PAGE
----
United States: Post-Alice Federal Circuit Finds Internet Advertising Method To Not Be Patent Eligible

Citing the Supreme Court of the United States' Spring 2014 decision in Alice Corp. v. CLS Bank, the U.S. Court of Appeals for the Federal Circuit reversed itself and concluded that a claimed method for distributing online media to consumers by having the consumer first watch a paid advertisement is an abstract idea and not patent-eligible subject matter under 35 U.S.C. § 101.  Ultramercial, LLC v. Hulu, LLC, Case No. 10-1544 (Fed. Cir. June 21, 2013) (Lourie, J.) (Mayer, J., concurring).  This is the third time this case has been before the Federal Circuit.

Ultramercial obtained a patent claiming a method of distributing copyrighted products over the internet.  The patented method is directed to permit a consumer to receive a copyrighted product for free in exchange for viewing an advertisement, where the advertiser pays for the copyrighted content.  After Ultramercial sued Hulu, YouTube and WildTangent for infringement of its patent, the district court, citing Bilski (see IP Update, Vol. 11, No. 11) granted WildTangent's motion to dismiss on the basis that the patent did not claim patent-eligible subject matter but only an abstract idea.

Ultramercial appealed, and the Federal Circuit reversed the district court, finding the claims were patent eligible.  (Ultramercial I; IP Update, Vol. 14, No. 10).  In response, WildTangent filed a petition for a writ of certiorari to the Supreme Court.  Soon after the Supreme Court issued its decision in Mayo Collaborative Services v. Prometheus Laboratories, ( IP Update, Vol. 15, No. 3) it vacated the Federal Circuit's decision in Ultramercial I and remanded the case to the Federal Circuit for further consideration in light of its Mayo Collaborative decision.

On remand, the Federal Circuit again found that the patent claimed patent-eligible subject matter.  Ultramercial II; IP Update, Vol. 16, No. 7.  In doing so the Federal Circuit explained that the asserted claims put meaningful limitations on the abstract idea of using advertising as a form of currency, specifically that the steps of the method require intricate and complex computer programming, and several steps require that the method be performed through computers, on the internet and in a cyber-market environment.  The court found that this application of the abstract idea overcomes the technical problem that viewers of copyrighted material could ignore banner ads or skip over advertising before accessing the copyrighted material.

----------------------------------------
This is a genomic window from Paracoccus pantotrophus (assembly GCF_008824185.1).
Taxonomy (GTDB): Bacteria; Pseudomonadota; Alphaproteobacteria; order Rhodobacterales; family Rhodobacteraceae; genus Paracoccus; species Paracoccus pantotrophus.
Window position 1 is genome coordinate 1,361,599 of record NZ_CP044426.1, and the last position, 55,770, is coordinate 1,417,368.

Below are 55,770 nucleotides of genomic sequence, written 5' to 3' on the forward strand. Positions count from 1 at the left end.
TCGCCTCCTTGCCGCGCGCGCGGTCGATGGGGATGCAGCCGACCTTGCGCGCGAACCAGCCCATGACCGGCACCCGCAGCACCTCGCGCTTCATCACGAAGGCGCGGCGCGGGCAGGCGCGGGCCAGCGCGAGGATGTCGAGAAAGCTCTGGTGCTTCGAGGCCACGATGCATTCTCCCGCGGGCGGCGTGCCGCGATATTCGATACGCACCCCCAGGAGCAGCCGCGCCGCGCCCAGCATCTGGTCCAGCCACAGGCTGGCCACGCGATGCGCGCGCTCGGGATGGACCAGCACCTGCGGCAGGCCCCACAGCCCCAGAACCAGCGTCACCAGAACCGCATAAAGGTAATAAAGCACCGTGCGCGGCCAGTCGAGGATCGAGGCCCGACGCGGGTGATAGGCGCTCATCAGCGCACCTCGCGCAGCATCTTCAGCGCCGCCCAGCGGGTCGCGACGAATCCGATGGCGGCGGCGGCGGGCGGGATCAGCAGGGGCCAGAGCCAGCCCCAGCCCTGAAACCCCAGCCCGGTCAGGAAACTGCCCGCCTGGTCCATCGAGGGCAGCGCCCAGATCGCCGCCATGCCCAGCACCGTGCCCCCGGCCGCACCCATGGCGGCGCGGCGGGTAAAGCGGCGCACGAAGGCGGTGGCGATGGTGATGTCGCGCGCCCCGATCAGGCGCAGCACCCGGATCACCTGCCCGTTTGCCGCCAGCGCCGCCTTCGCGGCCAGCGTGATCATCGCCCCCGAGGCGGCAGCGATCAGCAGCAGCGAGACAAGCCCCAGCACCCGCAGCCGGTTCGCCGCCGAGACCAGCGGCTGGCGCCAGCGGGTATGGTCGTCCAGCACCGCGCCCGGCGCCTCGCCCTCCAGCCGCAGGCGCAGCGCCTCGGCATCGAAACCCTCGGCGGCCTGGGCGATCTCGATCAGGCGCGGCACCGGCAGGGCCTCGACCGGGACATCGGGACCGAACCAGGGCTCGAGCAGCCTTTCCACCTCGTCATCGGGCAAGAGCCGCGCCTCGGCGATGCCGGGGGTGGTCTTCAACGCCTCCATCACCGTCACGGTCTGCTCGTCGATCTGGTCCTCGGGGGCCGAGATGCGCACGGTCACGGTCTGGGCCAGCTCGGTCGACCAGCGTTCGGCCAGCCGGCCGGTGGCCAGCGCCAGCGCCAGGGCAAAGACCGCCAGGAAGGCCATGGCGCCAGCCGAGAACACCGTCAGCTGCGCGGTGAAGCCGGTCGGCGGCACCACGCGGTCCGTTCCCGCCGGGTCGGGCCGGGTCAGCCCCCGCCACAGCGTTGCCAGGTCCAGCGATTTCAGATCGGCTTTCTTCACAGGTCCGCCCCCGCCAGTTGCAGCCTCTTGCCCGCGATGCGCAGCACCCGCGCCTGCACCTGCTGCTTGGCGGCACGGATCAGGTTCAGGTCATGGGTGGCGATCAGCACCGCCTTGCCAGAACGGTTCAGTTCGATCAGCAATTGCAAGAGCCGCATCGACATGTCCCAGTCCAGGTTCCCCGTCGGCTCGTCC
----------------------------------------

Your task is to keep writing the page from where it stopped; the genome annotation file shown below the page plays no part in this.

In response, WildTangent filed another petition to the Supreme Court for a writ of certiorari.  Soon after the Supreme Court issued its decision in Alice Corp. v. CLS Bank International ( IP Update, Vol. 17, No. 7), it vacated the Federal Circuit in Ultramercial II and again remanded the case to the Federal Circuit for further consideration, this time in light of its decision in Alice Corp.

In Alice Corp. the Supreme Court explained that while computer-implemented inventions, such as computer software, may be eligible subject matter for patent protection, the mere recitation of a generic computer cannot transform a patent-ineligible abstract idea into a patent-eligible invention.  To be patent eligible, the claims must recite additional features or steps that are more than "well-understood, routine, conventional activities" to avoid the danger that a claim to a computer-implemented invention will effectively monopolize an abstract idea.  The Supreme Court explained that the framework provided in Mayo for distinguishing patents that claim laws of nature, natural phenomena and abstract ideas from those that claim patent-eligible applications of those concepts, apply as well to situations such as that presented in Alice Corp.  First, a court must determine whether the claims at issue are directed to one of those patent-ineligible concepts, and if so, the court next considers the elements of each claim, individually and as an ordered combination, to determine whether it recites additional elements that transform the nature of the claim into a patent-eligible application.

In Ultramercial III, the Federal Circuit reversed itself and found that under Alice Corp., the challenged claims were not directed to patent-eligible subject matter because they did not add anything inventive to the claimed abstract idea of using advertisement as an exchange or currency.

First, the court explained that the claims were directed to the abstract idea of using advertisement as an exchange or currency.  In doing so the court considered the claims and concluded they did not recite any concrete or tangible form or application to avoid the "abstract idea" characterization.  The court explained that although certain limitations, such as consulting an activity log, added a degree of particularity, the concept embodied by the majority of the limitations describes only the abstract idea of showing an advertisement before delivering free copyrighted content.  Notably, the Federal Circuit explicitly stated that it was not holding that all claims in software-based patents will necessarily be directed to an abstract idea, but that they were in this case.

Turning to the second step of the test, the Federal Circuit found that the claims did not contain an inventive concept that transformed the claimed abstract idea into patent-eligible subject matter.  Rather, the claims merely instructed the practitioner to implement the abstract idea using routine, conventional activity.  The court noted that the majority of the claimed steps were directed to the abstract idea itself, and that the few additional steps were routine, such as updating an activity log or requiring a request from the consumer to view an advertisement.  The court described the activity log step as an insignificant data-gathering step, thus adding nothing of practical significance to the underlying abstract idea.

Contrary to its Ultramercial II opinion ( IP Update, Vol. 16, No. 7), the Federal Circuit here found that the claims' invocation of the internet did not add an inventive concept.  Rather, the court explained that reciting the internet as the opening environment, to arguably limit the use of the abstract idea to a particular technological environment, was insufficient to save the claims.  The court also explained that the fact that some of the (11) claimed steps were not previously employed in this art, that fact—standing alone—was not enough to confer patent eligibility here.